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Program Practices that Support Intentionality in Teaching

by Pam Schiller
January/February 2009
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Article Link: http://www.childcareexchange.com/article/program-practices-that-support-intentionality-in-teaching/5018557/

The key to being intentional is simply the act of ­thinking before doing. Intentional teachers think about all aspects of the learning environment from the arrangement of the classroom to the delivery of instruction prior to acting. Intentional teachers ­continue thinking as they move through the routines of their day. They are ‘fully present’ with students " giving thoughtful responses to the many questions and comments that occur spontaneously throughout the day. They are constantly monitoring their ­curriculum and are willing to make adaptations to lessons that fall short of gaining children’s interest or do not have relevance.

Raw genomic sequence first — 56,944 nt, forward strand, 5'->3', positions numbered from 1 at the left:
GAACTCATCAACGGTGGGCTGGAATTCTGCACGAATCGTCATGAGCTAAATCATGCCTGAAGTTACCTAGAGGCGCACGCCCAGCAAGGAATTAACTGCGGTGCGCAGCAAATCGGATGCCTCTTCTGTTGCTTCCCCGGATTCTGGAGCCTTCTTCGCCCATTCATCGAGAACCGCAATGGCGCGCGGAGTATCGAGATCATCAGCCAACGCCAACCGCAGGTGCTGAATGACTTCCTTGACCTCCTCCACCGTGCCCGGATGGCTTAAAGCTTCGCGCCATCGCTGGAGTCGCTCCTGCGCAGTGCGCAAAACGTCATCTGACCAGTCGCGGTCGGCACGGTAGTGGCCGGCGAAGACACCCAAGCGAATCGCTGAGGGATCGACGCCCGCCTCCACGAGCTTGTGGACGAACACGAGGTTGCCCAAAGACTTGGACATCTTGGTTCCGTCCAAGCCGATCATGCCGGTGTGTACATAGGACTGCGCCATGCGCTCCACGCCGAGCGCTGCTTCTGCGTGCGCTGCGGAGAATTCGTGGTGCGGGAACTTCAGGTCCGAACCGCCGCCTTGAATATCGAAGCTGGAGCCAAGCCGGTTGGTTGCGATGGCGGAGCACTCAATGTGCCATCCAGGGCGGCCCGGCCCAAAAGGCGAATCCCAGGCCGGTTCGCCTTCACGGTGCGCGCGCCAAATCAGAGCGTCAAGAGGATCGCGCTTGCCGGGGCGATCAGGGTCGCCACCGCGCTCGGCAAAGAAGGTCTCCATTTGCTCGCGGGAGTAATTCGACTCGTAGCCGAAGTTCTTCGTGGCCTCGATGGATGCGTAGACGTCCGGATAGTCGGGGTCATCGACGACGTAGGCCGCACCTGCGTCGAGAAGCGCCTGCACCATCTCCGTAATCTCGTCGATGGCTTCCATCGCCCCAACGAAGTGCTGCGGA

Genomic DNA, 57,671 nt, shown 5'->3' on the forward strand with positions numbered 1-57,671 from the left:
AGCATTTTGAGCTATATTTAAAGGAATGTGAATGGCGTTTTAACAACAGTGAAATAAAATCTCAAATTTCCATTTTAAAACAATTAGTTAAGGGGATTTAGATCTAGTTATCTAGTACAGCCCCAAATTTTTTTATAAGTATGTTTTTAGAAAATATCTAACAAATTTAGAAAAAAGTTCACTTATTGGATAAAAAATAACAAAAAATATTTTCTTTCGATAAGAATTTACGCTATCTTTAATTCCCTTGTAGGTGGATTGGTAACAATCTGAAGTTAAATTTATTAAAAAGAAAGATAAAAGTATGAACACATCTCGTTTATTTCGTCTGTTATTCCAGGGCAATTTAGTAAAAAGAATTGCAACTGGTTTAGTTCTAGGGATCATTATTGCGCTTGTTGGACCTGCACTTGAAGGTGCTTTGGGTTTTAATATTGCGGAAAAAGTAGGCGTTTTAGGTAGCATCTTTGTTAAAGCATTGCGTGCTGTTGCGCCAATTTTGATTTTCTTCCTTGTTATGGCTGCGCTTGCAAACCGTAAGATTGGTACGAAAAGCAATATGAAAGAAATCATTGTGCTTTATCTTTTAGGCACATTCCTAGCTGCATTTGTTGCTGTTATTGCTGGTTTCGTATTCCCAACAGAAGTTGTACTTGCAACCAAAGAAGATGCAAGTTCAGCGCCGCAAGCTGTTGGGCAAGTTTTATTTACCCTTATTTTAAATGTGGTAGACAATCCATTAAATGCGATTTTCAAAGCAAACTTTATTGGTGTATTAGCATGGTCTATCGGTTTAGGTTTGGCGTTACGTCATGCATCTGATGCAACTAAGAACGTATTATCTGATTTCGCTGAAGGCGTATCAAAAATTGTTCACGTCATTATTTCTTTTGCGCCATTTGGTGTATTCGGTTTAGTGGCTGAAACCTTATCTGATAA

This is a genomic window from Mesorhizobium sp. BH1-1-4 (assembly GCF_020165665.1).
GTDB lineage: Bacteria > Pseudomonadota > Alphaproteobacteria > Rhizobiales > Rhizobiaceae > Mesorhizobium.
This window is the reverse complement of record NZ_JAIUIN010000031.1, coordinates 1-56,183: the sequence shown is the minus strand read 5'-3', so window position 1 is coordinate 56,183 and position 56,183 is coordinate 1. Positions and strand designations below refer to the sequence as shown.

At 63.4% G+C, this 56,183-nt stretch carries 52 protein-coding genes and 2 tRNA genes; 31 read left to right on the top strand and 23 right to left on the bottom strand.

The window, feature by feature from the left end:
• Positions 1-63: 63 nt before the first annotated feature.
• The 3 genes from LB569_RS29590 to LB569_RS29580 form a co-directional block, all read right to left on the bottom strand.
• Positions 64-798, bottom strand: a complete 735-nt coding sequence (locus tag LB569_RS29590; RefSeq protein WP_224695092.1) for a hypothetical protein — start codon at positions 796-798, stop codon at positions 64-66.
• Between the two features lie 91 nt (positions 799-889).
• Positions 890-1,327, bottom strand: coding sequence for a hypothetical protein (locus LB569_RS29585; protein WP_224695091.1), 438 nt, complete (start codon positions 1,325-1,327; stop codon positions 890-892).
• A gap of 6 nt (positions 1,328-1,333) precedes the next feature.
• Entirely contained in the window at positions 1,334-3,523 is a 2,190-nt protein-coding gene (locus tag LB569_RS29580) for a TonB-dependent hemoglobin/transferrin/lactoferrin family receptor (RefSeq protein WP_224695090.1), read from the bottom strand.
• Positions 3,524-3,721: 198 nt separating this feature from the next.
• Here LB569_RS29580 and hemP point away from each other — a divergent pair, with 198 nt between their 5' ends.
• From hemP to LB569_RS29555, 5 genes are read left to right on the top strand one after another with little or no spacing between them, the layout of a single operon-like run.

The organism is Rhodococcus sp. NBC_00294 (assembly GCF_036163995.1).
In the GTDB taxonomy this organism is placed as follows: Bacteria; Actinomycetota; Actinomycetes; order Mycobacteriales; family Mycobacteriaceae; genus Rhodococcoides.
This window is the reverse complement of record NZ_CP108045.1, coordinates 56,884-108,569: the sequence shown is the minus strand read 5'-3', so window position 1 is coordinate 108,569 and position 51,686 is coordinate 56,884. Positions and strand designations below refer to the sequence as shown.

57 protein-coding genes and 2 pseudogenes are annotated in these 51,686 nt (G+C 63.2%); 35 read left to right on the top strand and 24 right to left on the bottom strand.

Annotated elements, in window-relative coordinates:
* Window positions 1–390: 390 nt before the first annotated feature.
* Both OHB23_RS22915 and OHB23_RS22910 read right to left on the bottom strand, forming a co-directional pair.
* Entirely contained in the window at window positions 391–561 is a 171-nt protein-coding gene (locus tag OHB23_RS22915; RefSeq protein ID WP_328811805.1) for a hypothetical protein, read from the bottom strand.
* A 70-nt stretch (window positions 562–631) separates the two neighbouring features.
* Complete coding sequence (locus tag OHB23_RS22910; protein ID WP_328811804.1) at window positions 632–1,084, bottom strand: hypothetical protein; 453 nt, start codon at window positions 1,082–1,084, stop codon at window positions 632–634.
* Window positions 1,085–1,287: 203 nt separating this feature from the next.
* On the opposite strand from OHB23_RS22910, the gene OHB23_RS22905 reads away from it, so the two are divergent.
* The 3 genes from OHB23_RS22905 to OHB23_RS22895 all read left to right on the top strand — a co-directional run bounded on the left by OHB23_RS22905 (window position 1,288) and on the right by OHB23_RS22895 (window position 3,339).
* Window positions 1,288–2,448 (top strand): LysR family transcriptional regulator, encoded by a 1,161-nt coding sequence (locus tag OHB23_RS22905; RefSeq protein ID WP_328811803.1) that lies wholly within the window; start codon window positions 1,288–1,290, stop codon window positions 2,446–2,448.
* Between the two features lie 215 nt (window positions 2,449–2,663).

Intentional teachers are knowledgeable about what constitutes ‘best’ practice in the early childhood ­classroom. They focus on developmental domains because they understand that domains define the way that children develop and are the foundation for ­lifetime learning. They make sure that students have daily experiences that support their physical, social, emotional, cognitive, and linguistic development. Intentional teachers weave content information ­(literacy, math, science, and so forth) into ­developmental domains as opposed to focusing on these areas at the expense of developmental domains.

Teaching is an art, using instinct and intuition, but it is also a science, requiring knowledge of research finding related to ...

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